The ‘Out with the Old-School’ series is based on the findings from Donna Cumming’s MA thesis. The study involved interviews and focus groups with 11 Canadian varsity women hockey players about their hockey leadership experiences, perceptions, and intentions.
Today’s post is all about leadership. It’s safe to say that in the last couple of years, the state of hockey leadership in Canada has been tenuous, at best. In the last three years, we’ve heard incidents of racism and bullying at the hands of coaches, and seen multiple executive teams ‘resign’ at the national and professional level over mishandled, covered up sexual assault allegations. The accumulation of these events has caused widespread concern about the leadership culture in hockey.
Considering the lack of diversity in hockey leadership and the deeply rooted sexism in the sport’s culture, it’s important to understand women’s perceptions of hockey leadership. What does hockey leadership look like to them? What kind of hockey leaders have created positive (or negative) team environments? These questions, along with their gendered implications, will be the focus of this post.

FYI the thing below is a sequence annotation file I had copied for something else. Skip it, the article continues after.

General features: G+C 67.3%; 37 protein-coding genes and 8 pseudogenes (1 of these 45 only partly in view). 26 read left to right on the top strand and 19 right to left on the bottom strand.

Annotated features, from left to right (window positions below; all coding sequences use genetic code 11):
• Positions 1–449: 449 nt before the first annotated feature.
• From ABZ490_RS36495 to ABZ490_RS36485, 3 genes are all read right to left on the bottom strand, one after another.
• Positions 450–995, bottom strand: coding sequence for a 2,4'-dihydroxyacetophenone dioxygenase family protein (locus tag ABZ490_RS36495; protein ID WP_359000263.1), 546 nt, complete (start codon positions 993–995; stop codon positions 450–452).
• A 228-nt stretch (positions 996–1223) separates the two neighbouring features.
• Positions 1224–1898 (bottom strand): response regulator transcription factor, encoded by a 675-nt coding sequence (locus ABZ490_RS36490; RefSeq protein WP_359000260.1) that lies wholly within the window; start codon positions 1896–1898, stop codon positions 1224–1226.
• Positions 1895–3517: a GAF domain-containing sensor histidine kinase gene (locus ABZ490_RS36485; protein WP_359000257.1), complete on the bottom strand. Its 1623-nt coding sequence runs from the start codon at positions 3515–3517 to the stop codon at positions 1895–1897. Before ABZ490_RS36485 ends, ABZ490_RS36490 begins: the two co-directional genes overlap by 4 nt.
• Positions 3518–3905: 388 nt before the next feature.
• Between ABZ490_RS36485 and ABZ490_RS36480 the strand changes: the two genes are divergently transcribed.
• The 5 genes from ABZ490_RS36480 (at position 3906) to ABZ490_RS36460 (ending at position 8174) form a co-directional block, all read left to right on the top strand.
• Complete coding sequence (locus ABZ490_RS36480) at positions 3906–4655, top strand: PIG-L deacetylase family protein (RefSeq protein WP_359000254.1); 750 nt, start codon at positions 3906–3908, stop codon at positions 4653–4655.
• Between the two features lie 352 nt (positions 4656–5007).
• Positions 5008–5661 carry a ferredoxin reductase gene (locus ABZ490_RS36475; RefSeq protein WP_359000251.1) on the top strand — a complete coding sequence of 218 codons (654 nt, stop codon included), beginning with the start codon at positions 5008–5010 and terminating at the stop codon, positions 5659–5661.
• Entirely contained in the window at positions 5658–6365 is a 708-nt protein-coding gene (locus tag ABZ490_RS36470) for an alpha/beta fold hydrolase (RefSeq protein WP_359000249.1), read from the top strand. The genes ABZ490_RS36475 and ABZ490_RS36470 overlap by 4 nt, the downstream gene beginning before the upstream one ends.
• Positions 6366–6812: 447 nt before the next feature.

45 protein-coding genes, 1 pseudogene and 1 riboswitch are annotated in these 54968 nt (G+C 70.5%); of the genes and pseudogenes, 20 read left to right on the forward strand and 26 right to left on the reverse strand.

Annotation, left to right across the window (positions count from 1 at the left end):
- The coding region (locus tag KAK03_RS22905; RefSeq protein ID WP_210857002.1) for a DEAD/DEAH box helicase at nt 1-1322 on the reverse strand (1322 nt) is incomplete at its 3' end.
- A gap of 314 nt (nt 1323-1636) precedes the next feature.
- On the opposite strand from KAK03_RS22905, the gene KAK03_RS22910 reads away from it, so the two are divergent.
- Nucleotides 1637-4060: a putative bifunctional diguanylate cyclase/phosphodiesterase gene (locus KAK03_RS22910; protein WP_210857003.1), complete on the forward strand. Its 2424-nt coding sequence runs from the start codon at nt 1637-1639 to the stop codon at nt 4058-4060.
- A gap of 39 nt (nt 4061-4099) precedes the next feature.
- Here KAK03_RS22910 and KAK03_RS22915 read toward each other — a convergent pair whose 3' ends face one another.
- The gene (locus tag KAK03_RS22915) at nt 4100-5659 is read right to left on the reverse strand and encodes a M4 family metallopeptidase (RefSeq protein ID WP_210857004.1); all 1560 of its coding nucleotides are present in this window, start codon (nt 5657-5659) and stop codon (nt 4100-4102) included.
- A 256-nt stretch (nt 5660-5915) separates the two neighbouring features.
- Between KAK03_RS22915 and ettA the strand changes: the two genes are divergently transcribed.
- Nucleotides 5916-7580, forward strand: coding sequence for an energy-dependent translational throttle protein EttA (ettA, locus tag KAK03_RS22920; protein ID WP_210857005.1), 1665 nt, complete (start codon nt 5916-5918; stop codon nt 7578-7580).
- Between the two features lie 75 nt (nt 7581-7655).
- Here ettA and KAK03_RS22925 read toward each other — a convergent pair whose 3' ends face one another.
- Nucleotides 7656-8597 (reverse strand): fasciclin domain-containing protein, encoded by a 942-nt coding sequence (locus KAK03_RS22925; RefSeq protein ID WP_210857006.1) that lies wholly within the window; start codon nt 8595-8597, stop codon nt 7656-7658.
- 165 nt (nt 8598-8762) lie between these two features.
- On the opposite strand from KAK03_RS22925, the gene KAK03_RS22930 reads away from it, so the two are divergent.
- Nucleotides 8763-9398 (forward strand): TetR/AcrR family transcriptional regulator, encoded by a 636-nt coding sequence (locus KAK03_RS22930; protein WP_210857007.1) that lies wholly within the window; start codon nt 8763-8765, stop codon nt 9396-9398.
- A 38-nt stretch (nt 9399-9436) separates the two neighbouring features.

What is hockey leadership?
Now, this might seem like a straightforward question. But let’s keep in mind, leadership doesn’t necessarily mean the same thing to everyone. Case in point, I went into my master’s research thinking that I’d be talking to athletes about organizational leaders – think coaches, managers, and other team staff. Once I got started, it became pretty clear that their concept of hockey leadership had a much bigger focus on team leadership – captains, teammates, alumni, and of course, coaches. As Participant 5 thoughtfully articulated, hockey leadership is “a very multifaceted concept [that] looks different to everyone, and everyone has a different role.”